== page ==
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Viral Chikani Department of Diabetes and Endocrinology, Centres for Health Research, Princess Alexandra Hospital; The Translational Research Institute and the University of Queensland, 37 Kent Street, Wooloongabba, Brisbane, Queensland 4102, Australia

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Ken K Y Ho Department of Diabetes and Endocrinology, Centres for Health Research, Princess Alexandra Hospital; The Translational Research Institute and the University of Queensland, 37 Kent Street, Wooloongabba, Brisbane, Queensland 4102, Australia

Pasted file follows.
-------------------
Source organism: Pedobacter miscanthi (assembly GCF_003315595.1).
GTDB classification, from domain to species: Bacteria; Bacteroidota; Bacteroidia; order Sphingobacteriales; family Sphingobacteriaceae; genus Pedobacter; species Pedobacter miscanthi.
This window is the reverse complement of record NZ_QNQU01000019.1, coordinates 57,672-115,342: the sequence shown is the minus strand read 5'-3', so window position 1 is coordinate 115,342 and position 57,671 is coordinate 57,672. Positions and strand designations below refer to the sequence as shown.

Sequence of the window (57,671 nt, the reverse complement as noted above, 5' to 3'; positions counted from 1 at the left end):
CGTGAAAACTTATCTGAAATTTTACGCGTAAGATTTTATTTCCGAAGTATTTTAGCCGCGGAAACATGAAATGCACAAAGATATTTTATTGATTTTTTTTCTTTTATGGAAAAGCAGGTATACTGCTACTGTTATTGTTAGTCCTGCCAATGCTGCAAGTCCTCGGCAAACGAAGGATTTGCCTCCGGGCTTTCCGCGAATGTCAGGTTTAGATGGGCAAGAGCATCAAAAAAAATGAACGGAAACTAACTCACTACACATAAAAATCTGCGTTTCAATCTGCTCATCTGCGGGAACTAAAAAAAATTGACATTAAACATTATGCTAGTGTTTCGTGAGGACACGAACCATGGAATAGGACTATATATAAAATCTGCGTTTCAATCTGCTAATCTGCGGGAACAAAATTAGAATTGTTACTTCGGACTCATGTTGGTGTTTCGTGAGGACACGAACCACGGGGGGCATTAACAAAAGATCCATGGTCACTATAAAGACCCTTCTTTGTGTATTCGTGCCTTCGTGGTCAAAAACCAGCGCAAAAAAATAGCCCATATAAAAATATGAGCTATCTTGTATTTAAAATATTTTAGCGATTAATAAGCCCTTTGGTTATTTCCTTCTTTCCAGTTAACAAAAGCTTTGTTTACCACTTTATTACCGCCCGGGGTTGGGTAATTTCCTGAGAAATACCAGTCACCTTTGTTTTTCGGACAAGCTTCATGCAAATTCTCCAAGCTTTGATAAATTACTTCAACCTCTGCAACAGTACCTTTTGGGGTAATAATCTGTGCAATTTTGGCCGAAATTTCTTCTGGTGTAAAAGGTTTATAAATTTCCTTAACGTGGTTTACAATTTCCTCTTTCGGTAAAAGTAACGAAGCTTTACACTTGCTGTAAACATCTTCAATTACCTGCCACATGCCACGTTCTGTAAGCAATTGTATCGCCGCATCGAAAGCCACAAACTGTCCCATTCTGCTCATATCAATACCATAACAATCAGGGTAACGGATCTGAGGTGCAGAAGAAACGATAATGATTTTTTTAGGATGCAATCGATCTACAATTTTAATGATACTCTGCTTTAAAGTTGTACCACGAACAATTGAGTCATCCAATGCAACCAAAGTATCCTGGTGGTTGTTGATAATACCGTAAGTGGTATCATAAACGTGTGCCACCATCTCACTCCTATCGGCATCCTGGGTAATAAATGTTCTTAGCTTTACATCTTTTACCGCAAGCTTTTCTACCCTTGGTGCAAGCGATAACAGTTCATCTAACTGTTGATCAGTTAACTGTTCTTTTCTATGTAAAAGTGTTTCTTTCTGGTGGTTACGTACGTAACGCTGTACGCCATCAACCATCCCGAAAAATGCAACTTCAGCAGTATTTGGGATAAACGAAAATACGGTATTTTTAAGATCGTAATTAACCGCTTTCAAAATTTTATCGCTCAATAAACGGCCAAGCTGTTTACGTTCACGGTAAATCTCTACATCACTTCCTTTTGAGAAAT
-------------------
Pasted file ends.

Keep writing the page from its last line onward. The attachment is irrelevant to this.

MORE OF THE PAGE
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Skeletal muscle is a target tissue of GH. Based on its anabolic properties, it is widely accepted that GH enhances muscle performance in sports and muscle function in the elderly. This paper critically reviews information on the effects of GH on muscle function covering structure, protein metabolism, the role of IGF1 mediation, bioenergetics and performance drawn from molecular, cellular and physiological studies on animals and humans. GH increases muscle strength by enhancing muscle mass without affecting contractile force or fibre composition type. GH stimulates whole-body protein accretion with protein synthesis occurring in muscular and extra-muscular sites. The energy required to power muscle function is derived from a continuum of anaerobic and aerobic sources. Molecular and functional studies provide evidence that GH stimulates the anaerobic and suppresses the aerobic energy system, in turn affecting power-based functional measures in a time-dependent manner. GH exerts complex multi-system effects on skeletal muscle function in part mediated by the IGF system.

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